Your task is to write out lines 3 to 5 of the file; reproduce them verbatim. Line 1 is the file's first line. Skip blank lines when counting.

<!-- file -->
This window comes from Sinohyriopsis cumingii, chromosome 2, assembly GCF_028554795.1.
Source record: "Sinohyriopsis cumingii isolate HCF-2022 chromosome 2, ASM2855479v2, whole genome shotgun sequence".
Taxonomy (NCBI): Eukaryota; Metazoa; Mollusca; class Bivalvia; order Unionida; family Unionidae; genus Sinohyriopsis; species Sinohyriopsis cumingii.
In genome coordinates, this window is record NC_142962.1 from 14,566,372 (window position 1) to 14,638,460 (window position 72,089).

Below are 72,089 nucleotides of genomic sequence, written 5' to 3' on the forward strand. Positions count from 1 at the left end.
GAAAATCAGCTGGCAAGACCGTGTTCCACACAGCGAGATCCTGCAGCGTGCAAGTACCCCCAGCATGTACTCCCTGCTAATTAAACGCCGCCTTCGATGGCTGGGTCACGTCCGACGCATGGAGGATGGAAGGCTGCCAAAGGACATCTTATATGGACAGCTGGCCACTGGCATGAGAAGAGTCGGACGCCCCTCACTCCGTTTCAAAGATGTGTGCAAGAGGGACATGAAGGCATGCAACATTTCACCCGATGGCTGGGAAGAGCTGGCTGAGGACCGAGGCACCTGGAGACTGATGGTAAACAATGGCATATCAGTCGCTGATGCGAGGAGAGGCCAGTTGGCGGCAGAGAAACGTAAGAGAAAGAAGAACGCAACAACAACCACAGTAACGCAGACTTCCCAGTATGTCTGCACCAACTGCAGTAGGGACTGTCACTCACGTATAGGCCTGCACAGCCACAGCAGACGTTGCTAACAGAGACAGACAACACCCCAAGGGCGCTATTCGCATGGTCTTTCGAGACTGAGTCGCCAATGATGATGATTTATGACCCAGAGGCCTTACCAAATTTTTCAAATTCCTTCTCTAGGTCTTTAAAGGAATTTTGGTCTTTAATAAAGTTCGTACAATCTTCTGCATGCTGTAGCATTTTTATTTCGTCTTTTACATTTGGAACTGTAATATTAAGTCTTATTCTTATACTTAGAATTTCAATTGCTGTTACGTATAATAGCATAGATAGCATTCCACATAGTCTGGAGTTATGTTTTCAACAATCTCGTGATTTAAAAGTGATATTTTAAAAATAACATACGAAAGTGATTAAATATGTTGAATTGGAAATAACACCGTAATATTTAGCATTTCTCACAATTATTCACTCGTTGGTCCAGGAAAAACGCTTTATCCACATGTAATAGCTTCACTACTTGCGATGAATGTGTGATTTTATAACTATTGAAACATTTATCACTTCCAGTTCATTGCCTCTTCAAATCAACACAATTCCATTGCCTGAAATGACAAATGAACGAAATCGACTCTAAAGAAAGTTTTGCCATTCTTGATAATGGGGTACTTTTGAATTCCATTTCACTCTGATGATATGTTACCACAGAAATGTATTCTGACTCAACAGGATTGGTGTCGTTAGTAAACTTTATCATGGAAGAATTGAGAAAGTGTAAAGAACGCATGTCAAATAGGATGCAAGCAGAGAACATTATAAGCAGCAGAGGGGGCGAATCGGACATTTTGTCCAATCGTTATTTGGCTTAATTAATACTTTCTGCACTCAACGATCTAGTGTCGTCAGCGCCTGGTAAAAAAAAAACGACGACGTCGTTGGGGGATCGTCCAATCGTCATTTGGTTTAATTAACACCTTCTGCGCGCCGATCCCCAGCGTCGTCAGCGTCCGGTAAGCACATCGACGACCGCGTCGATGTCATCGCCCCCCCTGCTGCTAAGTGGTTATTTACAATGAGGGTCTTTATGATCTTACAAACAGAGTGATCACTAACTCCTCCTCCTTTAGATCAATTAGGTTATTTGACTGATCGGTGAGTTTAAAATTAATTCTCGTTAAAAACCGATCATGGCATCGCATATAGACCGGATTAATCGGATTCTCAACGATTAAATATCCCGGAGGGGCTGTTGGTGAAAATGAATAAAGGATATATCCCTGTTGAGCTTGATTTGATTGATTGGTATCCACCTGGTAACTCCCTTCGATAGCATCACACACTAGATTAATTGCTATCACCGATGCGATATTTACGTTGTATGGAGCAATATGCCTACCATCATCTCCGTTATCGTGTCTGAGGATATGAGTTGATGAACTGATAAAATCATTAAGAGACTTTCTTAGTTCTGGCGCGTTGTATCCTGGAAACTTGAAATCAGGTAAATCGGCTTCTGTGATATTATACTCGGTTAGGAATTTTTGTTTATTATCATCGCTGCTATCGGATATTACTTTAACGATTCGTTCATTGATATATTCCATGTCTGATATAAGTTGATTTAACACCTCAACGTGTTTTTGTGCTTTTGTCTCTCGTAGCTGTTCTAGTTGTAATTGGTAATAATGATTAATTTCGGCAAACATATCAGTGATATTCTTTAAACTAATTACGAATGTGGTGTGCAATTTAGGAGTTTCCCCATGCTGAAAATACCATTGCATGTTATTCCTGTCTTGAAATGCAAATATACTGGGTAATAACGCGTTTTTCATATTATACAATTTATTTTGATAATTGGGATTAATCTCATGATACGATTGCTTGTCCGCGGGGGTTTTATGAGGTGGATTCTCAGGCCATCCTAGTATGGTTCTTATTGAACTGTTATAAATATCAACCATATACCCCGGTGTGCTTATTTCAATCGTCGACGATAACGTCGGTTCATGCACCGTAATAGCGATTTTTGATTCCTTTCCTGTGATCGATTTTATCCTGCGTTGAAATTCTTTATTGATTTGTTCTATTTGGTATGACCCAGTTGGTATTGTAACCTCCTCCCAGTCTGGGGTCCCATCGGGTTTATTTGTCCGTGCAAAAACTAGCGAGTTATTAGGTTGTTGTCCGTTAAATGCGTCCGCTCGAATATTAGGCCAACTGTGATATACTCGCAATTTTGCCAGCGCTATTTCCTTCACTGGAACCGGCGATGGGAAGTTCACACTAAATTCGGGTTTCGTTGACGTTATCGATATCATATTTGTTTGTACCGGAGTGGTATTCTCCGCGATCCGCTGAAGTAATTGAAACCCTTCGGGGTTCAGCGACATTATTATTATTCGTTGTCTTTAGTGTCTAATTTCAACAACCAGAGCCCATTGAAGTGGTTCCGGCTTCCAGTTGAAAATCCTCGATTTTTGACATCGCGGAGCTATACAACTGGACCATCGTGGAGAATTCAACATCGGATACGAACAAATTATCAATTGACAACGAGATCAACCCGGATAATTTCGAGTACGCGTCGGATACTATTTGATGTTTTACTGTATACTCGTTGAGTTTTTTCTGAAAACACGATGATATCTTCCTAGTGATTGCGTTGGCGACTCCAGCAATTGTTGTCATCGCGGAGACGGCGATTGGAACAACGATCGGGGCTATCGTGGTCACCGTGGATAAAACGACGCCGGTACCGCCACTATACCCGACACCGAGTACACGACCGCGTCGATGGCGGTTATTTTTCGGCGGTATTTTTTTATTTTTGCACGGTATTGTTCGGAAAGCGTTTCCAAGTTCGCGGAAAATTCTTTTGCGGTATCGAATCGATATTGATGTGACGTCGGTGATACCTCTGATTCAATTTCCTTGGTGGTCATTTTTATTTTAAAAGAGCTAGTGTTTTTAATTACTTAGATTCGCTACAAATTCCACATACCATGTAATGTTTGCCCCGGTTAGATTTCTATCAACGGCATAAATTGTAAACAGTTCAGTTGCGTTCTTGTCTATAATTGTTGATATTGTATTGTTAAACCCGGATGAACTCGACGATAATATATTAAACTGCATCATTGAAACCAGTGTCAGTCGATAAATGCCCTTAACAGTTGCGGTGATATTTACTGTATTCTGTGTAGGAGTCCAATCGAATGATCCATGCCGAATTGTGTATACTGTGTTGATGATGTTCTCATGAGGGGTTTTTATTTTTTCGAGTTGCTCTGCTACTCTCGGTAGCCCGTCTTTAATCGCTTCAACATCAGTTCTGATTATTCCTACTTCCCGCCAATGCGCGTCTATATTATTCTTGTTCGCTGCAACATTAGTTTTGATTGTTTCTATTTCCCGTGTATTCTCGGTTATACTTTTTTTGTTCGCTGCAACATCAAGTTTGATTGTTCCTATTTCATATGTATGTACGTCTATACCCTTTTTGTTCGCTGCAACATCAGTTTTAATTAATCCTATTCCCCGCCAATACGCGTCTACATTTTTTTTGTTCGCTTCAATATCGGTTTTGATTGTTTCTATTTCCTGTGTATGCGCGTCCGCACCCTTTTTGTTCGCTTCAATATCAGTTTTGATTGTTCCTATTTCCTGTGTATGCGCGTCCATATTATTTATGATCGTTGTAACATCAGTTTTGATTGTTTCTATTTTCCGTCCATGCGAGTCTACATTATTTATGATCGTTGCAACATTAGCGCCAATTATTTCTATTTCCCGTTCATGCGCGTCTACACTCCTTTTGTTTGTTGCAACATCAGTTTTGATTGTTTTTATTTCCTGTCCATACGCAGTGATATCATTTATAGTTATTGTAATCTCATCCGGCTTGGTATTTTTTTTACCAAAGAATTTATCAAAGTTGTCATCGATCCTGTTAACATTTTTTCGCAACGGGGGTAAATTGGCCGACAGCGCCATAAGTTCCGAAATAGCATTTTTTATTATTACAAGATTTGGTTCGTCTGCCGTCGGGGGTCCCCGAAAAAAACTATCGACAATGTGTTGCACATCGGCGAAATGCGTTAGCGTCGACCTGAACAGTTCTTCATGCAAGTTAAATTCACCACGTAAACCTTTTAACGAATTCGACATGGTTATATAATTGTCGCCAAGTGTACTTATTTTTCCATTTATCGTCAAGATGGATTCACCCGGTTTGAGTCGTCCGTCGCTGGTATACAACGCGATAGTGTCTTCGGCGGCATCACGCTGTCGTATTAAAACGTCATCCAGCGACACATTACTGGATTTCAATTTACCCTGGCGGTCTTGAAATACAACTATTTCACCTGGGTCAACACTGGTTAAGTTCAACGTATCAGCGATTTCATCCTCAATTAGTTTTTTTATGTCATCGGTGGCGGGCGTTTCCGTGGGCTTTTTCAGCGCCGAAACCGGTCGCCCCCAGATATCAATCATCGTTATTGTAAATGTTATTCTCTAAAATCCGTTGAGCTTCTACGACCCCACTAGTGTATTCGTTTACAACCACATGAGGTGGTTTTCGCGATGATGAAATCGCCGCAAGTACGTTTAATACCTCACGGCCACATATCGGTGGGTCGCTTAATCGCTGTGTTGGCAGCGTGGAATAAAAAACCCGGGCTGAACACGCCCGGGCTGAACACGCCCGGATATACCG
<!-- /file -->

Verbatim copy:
Taxonomy (NCBI): Eukaryota; Metazoa; Mollusca; class Bivalvia; order Unionida; family Unionidae; genus Sinohyriopsis; species Sinohyriopsis cumingii.
In genome coordinates, this window is record NC_142962.1 from 14,566,372 (window position 1) to 14,638,460 (window position 72,089).

Below are 72,089 nucleotides of genomic sequence, written 5' to 3' on the forward strand. Positions count from 1 at the left end.